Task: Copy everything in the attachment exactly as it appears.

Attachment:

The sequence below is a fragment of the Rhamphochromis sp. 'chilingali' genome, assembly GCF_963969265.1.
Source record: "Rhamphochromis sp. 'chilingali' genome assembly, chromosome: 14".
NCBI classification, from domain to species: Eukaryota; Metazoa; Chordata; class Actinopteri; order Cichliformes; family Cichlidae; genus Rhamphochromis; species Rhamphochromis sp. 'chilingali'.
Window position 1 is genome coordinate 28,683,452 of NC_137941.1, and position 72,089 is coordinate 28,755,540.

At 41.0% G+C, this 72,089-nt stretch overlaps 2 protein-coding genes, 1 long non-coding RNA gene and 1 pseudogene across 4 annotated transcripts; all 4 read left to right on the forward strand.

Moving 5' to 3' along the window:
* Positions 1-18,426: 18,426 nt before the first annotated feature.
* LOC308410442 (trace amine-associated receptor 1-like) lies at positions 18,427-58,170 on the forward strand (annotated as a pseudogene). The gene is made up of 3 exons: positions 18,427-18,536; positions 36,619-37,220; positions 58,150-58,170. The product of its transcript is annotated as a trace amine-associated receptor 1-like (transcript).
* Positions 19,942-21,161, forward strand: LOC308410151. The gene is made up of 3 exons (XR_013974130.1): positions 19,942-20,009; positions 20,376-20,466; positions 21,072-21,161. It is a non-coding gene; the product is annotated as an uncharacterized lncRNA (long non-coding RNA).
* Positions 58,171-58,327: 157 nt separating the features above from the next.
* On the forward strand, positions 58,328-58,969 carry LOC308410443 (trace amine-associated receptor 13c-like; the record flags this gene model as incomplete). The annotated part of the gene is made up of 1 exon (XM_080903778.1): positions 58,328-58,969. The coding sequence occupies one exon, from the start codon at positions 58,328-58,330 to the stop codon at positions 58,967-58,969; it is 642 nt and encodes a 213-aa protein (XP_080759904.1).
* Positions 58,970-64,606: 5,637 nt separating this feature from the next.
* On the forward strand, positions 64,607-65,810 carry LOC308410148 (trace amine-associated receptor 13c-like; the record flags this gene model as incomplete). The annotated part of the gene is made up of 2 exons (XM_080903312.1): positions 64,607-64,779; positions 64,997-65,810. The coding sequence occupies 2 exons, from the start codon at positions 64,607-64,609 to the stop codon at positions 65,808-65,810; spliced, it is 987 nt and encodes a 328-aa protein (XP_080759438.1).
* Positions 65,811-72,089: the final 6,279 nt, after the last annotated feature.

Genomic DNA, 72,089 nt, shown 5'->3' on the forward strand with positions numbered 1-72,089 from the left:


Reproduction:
The sequence below is a fragment of the Rhamphochromis sp. 'chilingali' genome, assembly GCF_963969265.1.
Source record: "Rhamphochromis sp. 'chilingali' genome assembly, chromosome: 14".
NCBI classification, from domain to species: Eukaryota; Metazoa; Chordata; class Actinopteri; order Cichliformes; family Cichlidae; genus Rhamphochromis; species Rhamphochromis sp. 'chilingali'.
Window position 1 is genome coordinate 28,683,452 of NC_137941.1, and position 72,089 is coordinate 28,755,540.

At 41.0% G+C, this 72,089-nt stretch overlaps 2 protein-coding genes, 1 long non-coding RNA gene and 1 pseudogene across 4 annotated transcripts; all 4 read left to right on the forward strand.

Moving 5' to 3' along the window:
* Positions 1-18,426: 18,426 nt before the first annotated feature.
* LOC308410442 (trace amine-associated receptor 1-like) lies at positions 18,427-58,170 on the forward strand (annotated as a pseudogene). The gene is made up of 3 exons: positions 18,427-18,536; positions 36,619-37,220; positions 58,150-58,170. The product of its transcript is annotated as a trace amine-associated receptor 1-like (transcript).
* Positions 19,942-21,161, forward strand: LOC308410151. The gene is made up of 3 exons (XR_013974130.1): positions 19,942-20,009; positions 20,376-20,466; positions 21,072-21,161. It is a non-coding gene; the product is annotated as an uncharacterized lncRNA (long non-coding RNA).
* Positions 58,171-58,327: 157 nt separating the features above from the next.
* On the forward strand, positions 58,328-58,969 carry LOC308410443 (trace amine-associated receptor 13c-like; the record flags this gene model as incomplete). The annotated part of the gene is made up of 1 exon (XM_080903778.1): positions 58,328-58,969. The coding sequence occupies one exon, from the start codon at positions 58,328-58,330 to the stop codon at positions 58,967-58,969; it is 642 nt and encodes a 213-aa protein (XP_080759904.1).
* Positions 58,970-64,606: 5,637 nt separating this feature from the next.
* On the forward strand, positions 64,607-65,810 carry LOC308410148 (trace amine-associated receptor 13c-like; the record flags this gene model as incomplete). The annotated part of the gene is made up of 2 exons (XM_080903312.1): positions 64,607-64,779; positions 64,997-65,810. The coding sequence occupies 2 exons, from the start codon at positions 64,607-64,609 to the stop codon at positions 65,808-65,810; spliced, it is 987 nt and encodes a 328-aa protein (XP_080759438.1).
* Positions 65,811-72,089: the final 6,279 nt, after the last annotated feature.

Genomic DNA, 72,089 nt, shown 5'->3' on the forward strand with positions numbered 1-72,089 from the left: